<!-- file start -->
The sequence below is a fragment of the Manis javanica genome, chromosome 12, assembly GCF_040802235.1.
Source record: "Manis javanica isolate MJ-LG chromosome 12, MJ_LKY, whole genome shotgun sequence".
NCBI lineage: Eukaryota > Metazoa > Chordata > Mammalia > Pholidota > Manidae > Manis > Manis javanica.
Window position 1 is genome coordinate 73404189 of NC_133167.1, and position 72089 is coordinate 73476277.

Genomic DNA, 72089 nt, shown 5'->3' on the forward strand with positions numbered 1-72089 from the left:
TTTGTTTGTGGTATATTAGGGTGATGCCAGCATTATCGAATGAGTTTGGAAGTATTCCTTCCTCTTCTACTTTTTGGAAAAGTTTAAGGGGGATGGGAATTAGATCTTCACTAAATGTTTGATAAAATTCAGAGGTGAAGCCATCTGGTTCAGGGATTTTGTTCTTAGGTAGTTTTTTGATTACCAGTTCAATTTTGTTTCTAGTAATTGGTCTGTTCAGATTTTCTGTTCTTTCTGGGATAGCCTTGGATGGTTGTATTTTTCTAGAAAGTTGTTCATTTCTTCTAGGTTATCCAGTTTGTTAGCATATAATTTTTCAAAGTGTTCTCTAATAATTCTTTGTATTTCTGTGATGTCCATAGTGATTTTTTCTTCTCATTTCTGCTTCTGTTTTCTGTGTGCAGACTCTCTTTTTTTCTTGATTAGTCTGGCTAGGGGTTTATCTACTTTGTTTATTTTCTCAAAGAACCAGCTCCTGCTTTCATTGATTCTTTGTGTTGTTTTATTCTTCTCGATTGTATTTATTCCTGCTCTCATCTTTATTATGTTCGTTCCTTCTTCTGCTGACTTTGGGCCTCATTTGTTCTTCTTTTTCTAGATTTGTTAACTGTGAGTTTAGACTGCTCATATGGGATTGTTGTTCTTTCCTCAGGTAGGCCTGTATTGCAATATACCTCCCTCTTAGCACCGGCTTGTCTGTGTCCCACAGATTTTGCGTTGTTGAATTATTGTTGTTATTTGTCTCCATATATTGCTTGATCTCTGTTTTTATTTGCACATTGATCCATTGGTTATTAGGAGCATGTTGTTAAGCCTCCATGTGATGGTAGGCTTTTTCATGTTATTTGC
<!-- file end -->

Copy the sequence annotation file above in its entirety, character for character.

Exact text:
The sequence below is a fragment of the Manis javanica genome, chromosome 12, assembly GCF_040802235.1.
Source record: "Manis javanica isolate MJ-LG chromosome 12, MJ_LKY, whole genome shotgun sequence".
NCBI lineage: Eukaryota > Metazoa > Chordata > Mammalia > Pholidota > Manidae > Manis > Manis javanica.
Window position 1 is genome coordinate 73404189 of NC_133167.1, and position 72089 is coordinate 73476277.

Genomic DNA, 72089 nt, shown 5'->3' on the forward strand with positions numbered 1-72089 from the left:
TTTGTTTGTGGTATATTAGGGTGATGCCAGCATTATCGAATGAGTTTGGAAGTATTCCTTCCTCTTCTACTTTTTGGAAAAGTTTAAGGGGGATGGGAATTAGATCTTCACTAAATGTTTGATAAAATTCAGAGGTGAAGCCATCTGGTTCAGGGATTTTGTTCTTAGGTAGTTTTTTGATTACCAGTTCAATTTTGTTTCTAGTAATTGGTCTGTTCAGATTTTCTGTTCTTTCTGGGATAGCCTTGGATGGTTGTATTTTTCTAGAAAGTTGTTCATTTCTTCTAGGTTATCCAGTTTGTTAGCATATAATTTTTCAAAGTGTTCTCTAATAATTCTTTGTATTTCTGTGATGTCCATAGTGATTTTTTCTTCTCATTTCTGCTTCTGTTTTCTGTGTGCAGACTCTCTTTTTTTCTTGATTAGTCTGGCTAGGGGTTTATCTACTTTGTTTATTTTCTCAAAGAACCAGCTCCTGCTTTCATTGATTCTTTGTGTTGTTTTATTCTTCTCGATTGTATTTATTCCTGCTCTCATCTTTATTATGTTCGTTCCTTCTTCTGCTGACTTTGGGCCTCATTTGTTCTTCTTTTTCTAGATTTGTTAACTGTGAGTTTAGACTGCTCATATGGGATTGTTGTTCTTTCCTCAGGTAGGCCTGTATTGCAATATACCTCCCTCTTAGCACCGGCTTGTCTGTGTCCCACAGATTTTGCGTTGTTGAATTATTGTTGTTATTTGTCTCCATATATTGCTTGATCTCTGTTTTTATTTGCACATTGATCCATTGGTTATTAGGAGCATGTTGTTAAGCCTCCATGTGATGGTAGGCTTTTTCATGTTATTTGC